I wonder about the value of scaring folks on TV. The idea came to me while eating lunch and watching the news on CNN. To be truthful, if you want to know what the news is, you have to read the little trailer at the bottom of the screen. The screen area of the TV is taken up by whichever personality is “hosting” that hour, and whatever “experts” CNN can get to come on and expose their ignorance to the world. This particular hour was Ashleigh Banfield’s to exploit what ever topic de jour she wanted to pontificate on.

Most times I’m able to just lightly engage my brain and marvel at how the news world works in these modern times. It seems, the big network news agencies found out a few years ago that actually having reporters investigate stories was expensive, so they dropped the practice. Barring a news item the size of 9-11, the CNN anchors can just read the news from the various wire services and sleep in their own beds at night. CNN is then able to fill the hours of the day with their “personalities” analyzing the news item forever.

Such is the case with the recent shootings in Kalamazoo, Michigan. To my knowledge there are no CNN employees on site in Kalamazoo. CNN is relying on local news people and the wires to share their footage with CNN. Then the CNN talking heads fill the hours expounding on their “take” of what the story means to us all. This is what was going on when I sat down to eat my lunch.

Ashleigh Banfield was railing with some poor fool about how since Michigan had banned the death penalty in their sentencing, that the Kalamazoo shooter would not be able to be killed by the state. “And if there ever was a crime that the death penalty was designed for, this was certainly it”. Well, excuse me for trying to eat lunch while you are trying to slake your bloodlust. I guess Canadian by birth Banfield has really embraced her American citizenship when it comes to capital punishment. I wonder if she might find Saudia Arabia to be her true Utopia.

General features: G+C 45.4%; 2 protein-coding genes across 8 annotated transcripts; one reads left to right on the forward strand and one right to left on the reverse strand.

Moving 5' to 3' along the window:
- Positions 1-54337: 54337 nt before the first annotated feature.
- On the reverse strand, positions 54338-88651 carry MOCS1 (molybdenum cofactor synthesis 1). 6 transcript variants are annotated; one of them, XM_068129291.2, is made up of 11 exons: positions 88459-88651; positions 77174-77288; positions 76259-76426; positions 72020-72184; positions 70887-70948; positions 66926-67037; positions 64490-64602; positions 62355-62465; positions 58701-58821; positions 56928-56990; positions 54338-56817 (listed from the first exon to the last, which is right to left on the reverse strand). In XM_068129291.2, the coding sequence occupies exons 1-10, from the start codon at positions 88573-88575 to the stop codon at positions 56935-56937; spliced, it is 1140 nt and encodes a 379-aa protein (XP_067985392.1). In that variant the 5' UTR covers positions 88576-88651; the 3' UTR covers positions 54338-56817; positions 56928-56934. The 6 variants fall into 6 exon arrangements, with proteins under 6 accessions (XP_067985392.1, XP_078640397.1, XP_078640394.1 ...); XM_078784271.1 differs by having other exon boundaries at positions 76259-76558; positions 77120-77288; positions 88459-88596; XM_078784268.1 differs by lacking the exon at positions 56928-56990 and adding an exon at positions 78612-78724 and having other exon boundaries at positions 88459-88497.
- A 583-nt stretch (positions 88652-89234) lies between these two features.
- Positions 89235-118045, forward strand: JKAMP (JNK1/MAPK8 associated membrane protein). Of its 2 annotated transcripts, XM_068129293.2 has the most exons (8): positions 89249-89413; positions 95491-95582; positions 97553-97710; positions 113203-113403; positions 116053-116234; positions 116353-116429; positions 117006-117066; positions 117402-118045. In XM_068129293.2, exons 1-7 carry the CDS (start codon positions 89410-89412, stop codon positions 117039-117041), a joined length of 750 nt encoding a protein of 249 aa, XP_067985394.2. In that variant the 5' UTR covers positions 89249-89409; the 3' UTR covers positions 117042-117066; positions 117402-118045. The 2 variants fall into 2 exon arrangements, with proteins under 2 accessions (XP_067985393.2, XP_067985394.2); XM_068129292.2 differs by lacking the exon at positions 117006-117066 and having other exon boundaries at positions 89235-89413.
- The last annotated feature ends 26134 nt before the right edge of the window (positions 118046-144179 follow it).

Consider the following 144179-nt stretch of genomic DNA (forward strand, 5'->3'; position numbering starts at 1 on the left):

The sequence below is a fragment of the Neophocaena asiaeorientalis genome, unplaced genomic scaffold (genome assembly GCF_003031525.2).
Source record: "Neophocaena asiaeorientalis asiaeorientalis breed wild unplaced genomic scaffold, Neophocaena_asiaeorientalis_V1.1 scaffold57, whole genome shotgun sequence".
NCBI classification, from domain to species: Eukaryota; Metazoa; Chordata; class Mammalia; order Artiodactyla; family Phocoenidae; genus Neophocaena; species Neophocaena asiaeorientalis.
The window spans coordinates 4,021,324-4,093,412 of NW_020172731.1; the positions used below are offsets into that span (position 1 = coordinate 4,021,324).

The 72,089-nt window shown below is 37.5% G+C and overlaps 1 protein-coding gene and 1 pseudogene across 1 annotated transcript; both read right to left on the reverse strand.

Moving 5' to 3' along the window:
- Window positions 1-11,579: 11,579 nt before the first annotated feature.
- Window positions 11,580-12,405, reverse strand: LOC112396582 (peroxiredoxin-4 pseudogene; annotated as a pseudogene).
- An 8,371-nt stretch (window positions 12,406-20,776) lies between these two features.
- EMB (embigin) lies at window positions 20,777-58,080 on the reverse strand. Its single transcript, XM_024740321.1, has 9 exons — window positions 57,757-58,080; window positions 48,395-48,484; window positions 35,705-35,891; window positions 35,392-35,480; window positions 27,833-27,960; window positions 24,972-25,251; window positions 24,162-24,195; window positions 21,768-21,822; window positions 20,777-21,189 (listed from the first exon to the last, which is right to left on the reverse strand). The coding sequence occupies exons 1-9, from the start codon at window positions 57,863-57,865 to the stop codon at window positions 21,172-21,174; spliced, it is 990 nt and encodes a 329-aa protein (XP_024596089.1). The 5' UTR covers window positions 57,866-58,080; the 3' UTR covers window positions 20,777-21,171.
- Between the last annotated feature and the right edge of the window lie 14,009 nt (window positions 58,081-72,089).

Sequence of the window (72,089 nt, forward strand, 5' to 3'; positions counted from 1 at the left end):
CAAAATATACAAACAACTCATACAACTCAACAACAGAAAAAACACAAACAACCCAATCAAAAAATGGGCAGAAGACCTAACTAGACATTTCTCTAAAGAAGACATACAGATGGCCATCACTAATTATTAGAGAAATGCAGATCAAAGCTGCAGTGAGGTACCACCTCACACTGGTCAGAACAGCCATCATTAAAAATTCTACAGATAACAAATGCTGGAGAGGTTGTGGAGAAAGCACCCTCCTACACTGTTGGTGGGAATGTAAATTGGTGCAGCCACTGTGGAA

As disturbing as this twist in “reporting” was, the bemoaning of the loss of capital punishment against an “alleged” murderer, I find the omission of the perpetrator’s mental state equally as disturbing. To paraphrase Banfield, “if there ever was a crime that the insanity defense was designed for, this was certainly it”. Apparently fair and balanced news reporting doesn’t gain the viewership that knee jerk reactionayrism does. The ability to convey righteous indignation to millions of viewers is another of Banfield’s “reporting” techniques. It goes well with opinions, not so much actual news.

Another disturbing twist of the story has been the focus on the fact that the suspect was an Uber driver. Over and over and over and over again the alleged shooter was labeled as “Uber driver” Dalton. Faint mention that a month ago he was insurance salesman Dalton. Do we conclude that driving for Uber drove Dalton into madness? Do we conclude that all Uber drivers are potential mass shooters, so you better call Yellow Cab? Where is this incessant attempt to paint one of America’s great success stories, Uber, in a bad way coming from?

That’s an investigative story I’d really like to hear. How does tarring Uber have any bearing on the real story? I’ve given up on anyone doing an investigation on how unstable people are able to walk into a gun shop and walk out with a gun. Maybe “Uber” is “squirrel” to the public. You know, when you want your dog to look the other way, you point and say “squirrel”.

I guess Benfield and the ilk are using “Uber” to “squirrel” us away from “guns”. Uber! Did you look the other way?

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